Psycle launched strength (HIIT) classes in 2017, to complement Ride

In the future though, even in new locations, we may launch multi-concept studios without indoor cycling. With the cost and complexity of creating a Ride studio – we’re talking over £1m – there are only limited locations in and around Greater London where it’s really viable. Running costs also mean we need 1,000+ bodies on bikes each week just to break even.

“Consolidation under one brand is the way to achieve scale… We’re looking to invest in businesses with ready-made communities.”

Add to that the fact we burned so much money during COVID, and the lack of access to capital right now, and we need to be flexible in how we scale.

Demand for yoga was impacted by the pandemic, but Psycle still offers 1.5 days a week

What are your plans to scale?

We’ve identified three sites in London that could support multi-studio locations with Ride, and another eight to 10 that could support non-Ride studios –that is, offering site-specific combinations of our four other concepts. After that, we’ll start to look at the white space beyond London, in big cities across the UK.

Looking ahead five years, I’d also like to be in key cities in Europe and Asia, ideally with a local partner but still in control of the brand and the product.

But all of this will only happen if we reach the sort of scale in London that unlocks access to capital; 10+ clubs is the point at which we believe private equity will be interested. 

I believe consolidation under one brand is the way to achieve that scale.

Boutiques must be committed to a relentless pursuit of excellence, says Watt

A large number of small operators are running on survival right now, unable to invest in their people or consistently deliver a good enough product. They simply aren’t long-term viable, and in this challenging market, there are few options to turn that around.

This is how we’re looking to scale Psycle, without being aggressive or underhand. We’re looking to invest in businesses with ready-made communities, where the current owners don’t have the funds they need to uplift the product, regain price appreciation and become long-term viable. We’ll invest, become owner and majority stakeholder, put Psycle above the door, bring in our programming and infrastructure, and offer earn-out opportunities.

“We don’t see ClassPass as a discounting tool. In fact, it’s where we drive our highest yield.”

How is the London boutique market post-COVID?

This is a hard business. Many people perceive boutiques to be highly cash-generative, but costs are high if you want the best staff, the best facilities, and to offer great instructor training and development (see ‘A best in class team’, below). You must be committed to a relentless pursuit of class excellence – and even then, there’s no guarantee of success. 

In fact, it’s even harder now than pre-COVID, with ever-increasing rents, rates and service charges alongside consumer behaviours that have fundamentally changed. It’s super-positive for Psycle that the majority of the people who used to train with us still do, but they’re coming 40 per cent less often due to changing working patterns and the ongoing impact of working from home. 

Psycle uses ClassPass strategically, to fill spots that would otherwise not be filled

The cost of living crisis is another factor. We’ve seen customers move to lower-frequency products and have introduced a new lower-frequency membership tier to allow for this. We’ve also introduced an under-27s membership, targeting younger customers on lower incomes who used to come more often than they do now.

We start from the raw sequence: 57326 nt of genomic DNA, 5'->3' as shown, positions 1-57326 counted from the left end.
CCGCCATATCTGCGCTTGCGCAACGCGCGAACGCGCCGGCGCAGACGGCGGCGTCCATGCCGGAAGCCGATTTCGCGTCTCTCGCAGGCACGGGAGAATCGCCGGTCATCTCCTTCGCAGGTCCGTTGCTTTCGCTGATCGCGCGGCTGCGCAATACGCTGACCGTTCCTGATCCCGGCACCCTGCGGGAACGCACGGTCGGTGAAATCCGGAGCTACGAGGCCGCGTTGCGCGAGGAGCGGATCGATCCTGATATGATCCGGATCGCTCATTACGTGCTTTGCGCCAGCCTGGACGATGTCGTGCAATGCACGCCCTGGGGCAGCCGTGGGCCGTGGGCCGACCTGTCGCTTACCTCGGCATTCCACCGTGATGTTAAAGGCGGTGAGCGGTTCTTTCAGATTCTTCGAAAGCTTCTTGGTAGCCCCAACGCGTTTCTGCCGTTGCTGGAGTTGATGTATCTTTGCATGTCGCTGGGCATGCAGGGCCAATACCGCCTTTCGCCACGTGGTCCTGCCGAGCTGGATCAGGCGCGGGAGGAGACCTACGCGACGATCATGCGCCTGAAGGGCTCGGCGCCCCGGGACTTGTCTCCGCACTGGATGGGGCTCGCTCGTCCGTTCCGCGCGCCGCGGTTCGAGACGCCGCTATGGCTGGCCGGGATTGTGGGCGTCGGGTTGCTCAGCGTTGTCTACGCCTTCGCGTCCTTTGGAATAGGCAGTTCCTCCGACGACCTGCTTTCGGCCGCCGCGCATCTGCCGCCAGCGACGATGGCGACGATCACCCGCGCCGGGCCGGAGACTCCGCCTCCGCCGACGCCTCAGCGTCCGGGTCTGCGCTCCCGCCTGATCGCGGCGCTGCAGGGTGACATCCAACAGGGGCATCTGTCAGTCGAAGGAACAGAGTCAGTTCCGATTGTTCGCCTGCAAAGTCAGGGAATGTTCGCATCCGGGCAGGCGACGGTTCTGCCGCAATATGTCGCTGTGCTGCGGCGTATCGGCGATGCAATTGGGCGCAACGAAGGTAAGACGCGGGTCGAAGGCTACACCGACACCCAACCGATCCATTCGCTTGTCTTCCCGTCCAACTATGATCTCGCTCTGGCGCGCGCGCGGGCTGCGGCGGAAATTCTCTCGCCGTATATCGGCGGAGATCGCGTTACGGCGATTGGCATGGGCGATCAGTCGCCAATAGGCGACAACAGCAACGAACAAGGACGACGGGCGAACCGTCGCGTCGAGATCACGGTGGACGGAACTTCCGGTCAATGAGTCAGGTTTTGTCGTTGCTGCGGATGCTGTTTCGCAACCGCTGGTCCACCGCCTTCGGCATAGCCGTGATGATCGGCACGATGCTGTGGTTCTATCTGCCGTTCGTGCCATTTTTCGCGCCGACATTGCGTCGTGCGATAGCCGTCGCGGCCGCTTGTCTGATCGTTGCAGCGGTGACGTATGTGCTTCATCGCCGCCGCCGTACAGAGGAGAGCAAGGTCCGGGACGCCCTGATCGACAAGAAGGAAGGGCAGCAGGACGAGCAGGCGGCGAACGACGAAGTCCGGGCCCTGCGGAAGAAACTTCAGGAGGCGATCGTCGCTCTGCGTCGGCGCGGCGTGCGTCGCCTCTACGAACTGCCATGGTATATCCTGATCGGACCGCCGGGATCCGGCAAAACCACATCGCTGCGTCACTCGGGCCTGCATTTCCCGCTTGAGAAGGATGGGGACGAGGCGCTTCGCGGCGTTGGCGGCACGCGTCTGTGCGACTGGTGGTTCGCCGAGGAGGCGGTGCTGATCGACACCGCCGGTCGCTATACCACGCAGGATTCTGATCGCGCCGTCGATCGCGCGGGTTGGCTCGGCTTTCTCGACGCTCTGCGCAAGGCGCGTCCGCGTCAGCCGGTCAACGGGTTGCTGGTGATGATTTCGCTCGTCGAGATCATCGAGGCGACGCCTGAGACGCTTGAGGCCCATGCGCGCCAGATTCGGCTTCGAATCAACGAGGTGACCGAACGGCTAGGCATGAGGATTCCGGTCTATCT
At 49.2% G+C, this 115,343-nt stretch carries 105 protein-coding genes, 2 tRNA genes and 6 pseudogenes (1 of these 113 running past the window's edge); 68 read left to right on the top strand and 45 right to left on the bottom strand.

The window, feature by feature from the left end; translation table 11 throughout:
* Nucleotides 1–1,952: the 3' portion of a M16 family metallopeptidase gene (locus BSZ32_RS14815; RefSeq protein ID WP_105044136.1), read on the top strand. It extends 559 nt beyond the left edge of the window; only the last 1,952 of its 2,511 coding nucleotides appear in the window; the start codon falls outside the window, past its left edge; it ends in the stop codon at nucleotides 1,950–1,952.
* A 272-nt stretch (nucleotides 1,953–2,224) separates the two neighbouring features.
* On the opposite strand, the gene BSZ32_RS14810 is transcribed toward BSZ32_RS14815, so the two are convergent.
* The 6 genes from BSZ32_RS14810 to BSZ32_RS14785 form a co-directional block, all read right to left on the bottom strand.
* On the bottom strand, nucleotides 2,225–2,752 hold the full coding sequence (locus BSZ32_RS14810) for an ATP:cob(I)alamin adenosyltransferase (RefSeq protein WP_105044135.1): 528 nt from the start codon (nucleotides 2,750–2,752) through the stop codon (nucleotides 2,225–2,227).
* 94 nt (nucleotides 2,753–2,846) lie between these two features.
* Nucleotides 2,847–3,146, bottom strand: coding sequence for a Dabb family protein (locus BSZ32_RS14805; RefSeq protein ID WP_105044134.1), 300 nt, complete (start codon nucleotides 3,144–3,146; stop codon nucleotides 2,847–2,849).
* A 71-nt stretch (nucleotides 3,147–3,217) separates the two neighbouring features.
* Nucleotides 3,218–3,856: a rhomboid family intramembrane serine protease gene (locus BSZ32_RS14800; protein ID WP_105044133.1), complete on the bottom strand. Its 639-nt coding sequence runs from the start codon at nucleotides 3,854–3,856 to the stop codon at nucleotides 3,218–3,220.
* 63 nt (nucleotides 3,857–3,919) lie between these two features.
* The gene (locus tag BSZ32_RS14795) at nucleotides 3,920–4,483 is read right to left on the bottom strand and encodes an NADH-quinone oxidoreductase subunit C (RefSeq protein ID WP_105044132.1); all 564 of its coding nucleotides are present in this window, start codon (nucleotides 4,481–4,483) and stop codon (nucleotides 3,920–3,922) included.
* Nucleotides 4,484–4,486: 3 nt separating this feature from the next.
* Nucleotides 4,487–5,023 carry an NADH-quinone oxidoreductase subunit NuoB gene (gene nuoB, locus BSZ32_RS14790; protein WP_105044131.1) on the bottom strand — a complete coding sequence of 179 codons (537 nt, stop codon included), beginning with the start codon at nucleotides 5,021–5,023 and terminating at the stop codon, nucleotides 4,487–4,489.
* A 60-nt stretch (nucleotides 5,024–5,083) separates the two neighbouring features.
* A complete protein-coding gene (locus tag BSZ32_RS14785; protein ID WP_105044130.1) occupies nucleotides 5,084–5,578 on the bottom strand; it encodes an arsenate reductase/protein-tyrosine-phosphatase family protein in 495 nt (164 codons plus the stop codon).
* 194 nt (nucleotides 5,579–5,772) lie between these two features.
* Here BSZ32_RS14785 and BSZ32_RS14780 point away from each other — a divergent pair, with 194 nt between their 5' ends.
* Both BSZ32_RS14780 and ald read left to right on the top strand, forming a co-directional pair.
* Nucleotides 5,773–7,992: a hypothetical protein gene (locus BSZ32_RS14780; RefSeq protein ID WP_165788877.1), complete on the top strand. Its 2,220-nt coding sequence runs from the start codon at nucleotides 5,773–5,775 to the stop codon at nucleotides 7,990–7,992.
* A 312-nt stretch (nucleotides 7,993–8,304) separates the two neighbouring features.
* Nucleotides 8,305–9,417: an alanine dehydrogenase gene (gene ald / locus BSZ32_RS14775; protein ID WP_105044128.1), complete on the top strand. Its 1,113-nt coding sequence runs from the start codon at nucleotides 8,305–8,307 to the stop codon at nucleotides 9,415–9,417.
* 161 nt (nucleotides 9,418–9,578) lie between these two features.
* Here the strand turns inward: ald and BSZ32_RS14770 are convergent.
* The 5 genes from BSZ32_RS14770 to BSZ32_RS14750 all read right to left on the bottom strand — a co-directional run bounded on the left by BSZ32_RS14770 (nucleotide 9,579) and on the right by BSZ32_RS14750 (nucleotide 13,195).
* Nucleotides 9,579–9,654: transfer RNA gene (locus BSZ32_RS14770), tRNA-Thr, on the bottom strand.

“Many smaller operators are leaning on deep discounting to drive footfall at any cost. It’s devaluing what boutique stands for.”

But product quality must still be consistently high. Pre-COVID, I would argue that there were too many operators charging premium prices for average products. There is no space for that now. 

The problem is, as market conditions bite and the number of boutique operators continues to contract, things are going the other way. The sector is now dominated by a handful of multi-site brands alongside ClassPass-led, one-stop shops that are driving prices to the floor. They’re devaluing the product to the point that audiences are unsure what ‘boutique’ really means. 

Doesn’t Psycle use ClassPass?

Since COVID, yes, and actually we really like it: it helps us fill spots that would otherwise not be filled. We allocate the inventory we want, manipulating demand and supply to add footfall across all studios and times.

We don’t see ClassPass as a discounting tool, though. In fact, it’s where we drive our highest yield. 

Products may be rebranded slightly, to become ‘Barre by Psycle’, for example

The cheapest way to enjoy Psycle is always through our own credit packs and memberships, meaning direct-to-Psycle customers continue to make up the majority of our attendance. What ClassPass does is unlock an audience we might traditionally have missed – people who enjoy the flexibility of picking and choosing from a variety of studios and concepts. 

The point is, the discounting issue isn’t because of ClassPass. It’s because of the prevailing mindset in the market. Many smaller operators are now very short-termist, leaning on deep discounting to drive footfall at any cost. It’s devaluing what boutique stands for, and it’s only getting worse.

Boutique is about beautiful spaces, great service, best-in-class instructors and delivering consistently high-quality classes – but it gets increasingly hard to deliver that when there’s so much discounting going on. The sooner we stop the downward price spiral, the sooner we’ll all feel we’re building sustainable businesses.

Published 20. March 2024